Gov. Larry Hogan has vetoed eight bills passed by the Democratic majority in the General Assembly and will let hundreds of others become law without his signature, his office announced Friday.
One of the vetoed bills abolishes the Handgun Permit Review Board, which hears appeals of decisions by the Maryland State Police to reject applications for permits to carry concealed handguns.
The vetoed bill instead sends appeals to administrative judges.
The Democrats backing the bill say the five members of the board, who are appointed by the governor, are too lax about overturning decisions by the state police.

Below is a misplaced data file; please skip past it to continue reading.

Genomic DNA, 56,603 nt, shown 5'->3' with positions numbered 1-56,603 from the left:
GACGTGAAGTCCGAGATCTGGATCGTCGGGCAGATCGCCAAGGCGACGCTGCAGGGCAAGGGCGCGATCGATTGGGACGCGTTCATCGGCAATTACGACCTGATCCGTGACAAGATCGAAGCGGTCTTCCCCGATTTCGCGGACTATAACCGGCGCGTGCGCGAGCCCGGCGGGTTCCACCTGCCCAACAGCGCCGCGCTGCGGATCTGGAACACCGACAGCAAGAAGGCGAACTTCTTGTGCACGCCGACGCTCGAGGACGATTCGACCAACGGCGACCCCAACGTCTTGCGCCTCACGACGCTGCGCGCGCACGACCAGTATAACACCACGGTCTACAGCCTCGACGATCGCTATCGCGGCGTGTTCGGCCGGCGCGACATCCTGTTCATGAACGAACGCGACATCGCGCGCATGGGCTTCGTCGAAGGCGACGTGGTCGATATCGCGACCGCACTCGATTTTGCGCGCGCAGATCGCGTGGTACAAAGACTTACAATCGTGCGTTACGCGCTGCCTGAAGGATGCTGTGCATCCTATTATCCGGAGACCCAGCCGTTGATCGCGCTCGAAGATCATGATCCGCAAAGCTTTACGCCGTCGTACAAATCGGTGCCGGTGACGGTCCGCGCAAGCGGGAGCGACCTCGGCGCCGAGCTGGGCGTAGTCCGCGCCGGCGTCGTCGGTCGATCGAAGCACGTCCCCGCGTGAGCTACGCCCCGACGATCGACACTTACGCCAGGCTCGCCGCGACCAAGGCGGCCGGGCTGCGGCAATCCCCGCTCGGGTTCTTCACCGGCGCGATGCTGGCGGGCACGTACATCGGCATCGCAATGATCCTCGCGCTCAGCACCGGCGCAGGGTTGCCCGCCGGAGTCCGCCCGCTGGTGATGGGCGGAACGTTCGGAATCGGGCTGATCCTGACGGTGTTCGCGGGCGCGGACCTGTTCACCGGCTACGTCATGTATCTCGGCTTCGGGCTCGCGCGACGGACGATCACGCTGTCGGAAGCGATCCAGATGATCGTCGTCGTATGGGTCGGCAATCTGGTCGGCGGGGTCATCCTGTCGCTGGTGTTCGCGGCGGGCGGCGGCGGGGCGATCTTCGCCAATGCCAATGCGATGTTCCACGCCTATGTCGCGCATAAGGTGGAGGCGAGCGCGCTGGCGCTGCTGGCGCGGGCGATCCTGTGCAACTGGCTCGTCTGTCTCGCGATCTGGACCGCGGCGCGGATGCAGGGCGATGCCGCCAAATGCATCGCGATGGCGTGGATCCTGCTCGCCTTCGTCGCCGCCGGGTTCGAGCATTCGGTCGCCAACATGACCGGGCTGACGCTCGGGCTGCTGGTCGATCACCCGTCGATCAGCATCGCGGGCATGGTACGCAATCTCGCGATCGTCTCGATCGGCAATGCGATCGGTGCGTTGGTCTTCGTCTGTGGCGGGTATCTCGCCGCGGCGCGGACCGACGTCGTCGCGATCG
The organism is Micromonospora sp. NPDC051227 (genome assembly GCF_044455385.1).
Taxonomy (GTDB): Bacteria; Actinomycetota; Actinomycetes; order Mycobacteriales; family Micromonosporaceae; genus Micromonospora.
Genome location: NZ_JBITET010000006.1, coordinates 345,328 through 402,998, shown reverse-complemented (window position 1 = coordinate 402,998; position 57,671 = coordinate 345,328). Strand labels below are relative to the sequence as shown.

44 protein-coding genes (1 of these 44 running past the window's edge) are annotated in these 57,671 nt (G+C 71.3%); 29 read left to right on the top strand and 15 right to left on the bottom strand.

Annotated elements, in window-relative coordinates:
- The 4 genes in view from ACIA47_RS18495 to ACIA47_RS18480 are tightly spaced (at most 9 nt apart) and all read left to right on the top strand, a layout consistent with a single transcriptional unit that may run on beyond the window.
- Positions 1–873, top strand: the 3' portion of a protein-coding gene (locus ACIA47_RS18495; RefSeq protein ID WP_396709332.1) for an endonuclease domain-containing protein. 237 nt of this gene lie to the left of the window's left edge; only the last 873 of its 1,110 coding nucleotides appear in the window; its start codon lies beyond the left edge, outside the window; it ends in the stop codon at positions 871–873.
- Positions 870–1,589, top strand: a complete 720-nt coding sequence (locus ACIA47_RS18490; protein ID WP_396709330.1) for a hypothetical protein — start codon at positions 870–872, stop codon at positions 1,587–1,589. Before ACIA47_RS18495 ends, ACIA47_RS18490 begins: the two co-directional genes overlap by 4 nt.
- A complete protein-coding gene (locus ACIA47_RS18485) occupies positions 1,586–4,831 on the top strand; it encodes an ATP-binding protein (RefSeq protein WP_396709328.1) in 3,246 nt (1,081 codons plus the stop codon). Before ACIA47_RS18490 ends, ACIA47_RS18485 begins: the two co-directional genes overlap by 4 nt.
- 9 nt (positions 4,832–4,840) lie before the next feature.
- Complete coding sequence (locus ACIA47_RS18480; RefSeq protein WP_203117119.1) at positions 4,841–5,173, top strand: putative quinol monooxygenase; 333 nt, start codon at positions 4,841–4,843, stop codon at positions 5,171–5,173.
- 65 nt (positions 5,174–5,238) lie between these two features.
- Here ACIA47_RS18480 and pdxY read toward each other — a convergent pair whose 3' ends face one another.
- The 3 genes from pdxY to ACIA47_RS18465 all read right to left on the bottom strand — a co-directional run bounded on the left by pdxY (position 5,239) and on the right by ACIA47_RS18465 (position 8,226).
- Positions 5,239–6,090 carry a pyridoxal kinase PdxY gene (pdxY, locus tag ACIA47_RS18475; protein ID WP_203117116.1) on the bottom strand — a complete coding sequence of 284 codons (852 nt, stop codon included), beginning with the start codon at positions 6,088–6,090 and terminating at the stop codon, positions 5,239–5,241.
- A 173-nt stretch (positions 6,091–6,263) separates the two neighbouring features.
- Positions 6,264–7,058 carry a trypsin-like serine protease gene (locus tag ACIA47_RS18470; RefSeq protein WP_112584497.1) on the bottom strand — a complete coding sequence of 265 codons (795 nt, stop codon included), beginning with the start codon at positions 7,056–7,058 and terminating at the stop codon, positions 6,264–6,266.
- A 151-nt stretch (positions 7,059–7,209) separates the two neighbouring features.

But Hogan said in his veto letter that the bill creates unnecessary burdens for law-abiding citizens.
He also vetoed a bill prohibiting employers from asking job applicants about their criminal histories before the first in-person interview. Another vetoed bill would expand Maryland residents’ abilities to get in-state tuition at state colleges and universities.
Senate President Mike Miller and House Speaker Adrienne Jones issued statements expressing disappointment with the vetoes. Both said they expect to override some of the vetoes when the legislature reconvenes in January.